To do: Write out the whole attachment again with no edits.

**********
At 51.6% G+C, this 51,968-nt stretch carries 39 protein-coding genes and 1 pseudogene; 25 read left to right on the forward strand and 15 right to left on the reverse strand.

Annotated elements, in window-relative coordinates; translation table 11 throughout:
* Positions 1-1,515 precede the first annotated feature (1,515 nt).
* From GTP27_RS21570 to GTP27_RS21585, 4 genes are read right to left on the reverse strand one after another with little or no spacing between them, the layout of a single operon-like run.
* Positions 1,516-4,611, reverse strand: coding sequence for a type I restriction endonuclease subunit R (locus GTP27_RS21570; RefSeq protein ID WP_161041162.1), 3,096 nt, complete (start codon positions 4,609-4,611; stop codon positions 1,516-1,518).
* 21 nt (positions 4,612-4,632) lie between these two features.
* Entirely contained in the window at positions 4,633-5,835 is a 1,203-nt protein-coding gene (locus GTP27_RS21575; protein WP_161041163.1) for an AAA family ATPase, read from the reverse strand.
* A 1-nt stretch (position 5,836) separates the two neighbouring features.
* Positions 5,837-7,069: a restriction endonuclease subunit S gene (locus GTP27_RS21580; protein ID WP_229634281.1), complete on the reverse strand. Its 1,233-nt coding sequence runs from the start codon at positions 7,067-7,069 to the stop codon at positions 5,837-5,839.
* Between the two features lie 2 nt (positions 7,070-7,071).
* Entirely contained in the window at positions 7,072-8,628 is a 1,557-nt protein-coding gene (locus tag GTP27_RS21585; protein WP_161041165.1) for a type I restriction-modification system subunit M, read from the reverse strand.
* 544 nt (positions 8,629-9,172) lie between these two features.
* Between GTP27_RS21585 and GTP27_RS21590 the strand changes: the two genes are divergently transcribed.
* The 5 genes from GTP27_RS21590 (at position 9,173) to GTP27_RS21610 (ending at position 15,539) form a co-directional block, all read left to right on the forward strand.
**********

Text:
At 51.6% G+C, this 51,968-nt stretch carries 39 protein-coding genes and 1 pseudogene; 25 read left to right on the forward strand and 15 right to left on the reverse strand.

Annotated elements, in window-relative coordinates; translation table 11 throughout:
* Positions 1-1,515 precede the first annotated feature (1,515 nt).
* From GTP27_RS21570 to GTP27_RS21585, 4 genes are read right to left on the reverse strand one after another with little or no spacing between them, the layout of a single operon-like run.
* Positions 1,516-4,611, reverse strand: coding sequence for a type I restriction endonuclease subunit R (locus GTP27_RS21570; RefSeq protein ID WP_161041162.1), 3,096 nt, complete (start codon positions 4,609-4,611; stop codon positions 1,516-1,518).
* 21 nt (positions 4,612-4,632) lie between these two features.
* Entirely contained in the window at positions 4,633-5,835 is a 1,203-nt protein-coding gene (locus GTP27_RS21575; protein WP_161041163.1) for an AAA family ATPase, read from the reverse strand.
* A 1-nt stretch (position 5,836) separates the two neighbouring features.
* Positions 5,837-7,069: a restriction endonuclease subunit S gene (locus GTP27_RS21580; protein ID WP_229634281.1), complete on the reverse strand. Its 1,233-nt coding sequence runs from the start codon at positions 7,067-7,069 to the stop codon at positions 5,837-5,839.
* Between the two features lie 2 nt (positions 7,070-7,071).
* Entirely contained in the window at positions 7,072-8,628 is a 1,557-nt protein-coding gene (locus tag GTP27_RS21585; protein WP_161041165.1) for a type I restriction-modification system subunit M, read from the reverse strand.
* 544 nt (positions 8,629-9,172) lie between these two features.
* Between GTP27_RS21585 and GTP27_RS21590 the strand changes: the two genes are divergently transcribed.
* The 5 genes from GTP27_RS21590 (at position 9,173) to GTP27_RS21610 (ending at position 15,539) form a co-directional block, all read left to right on the forward strand.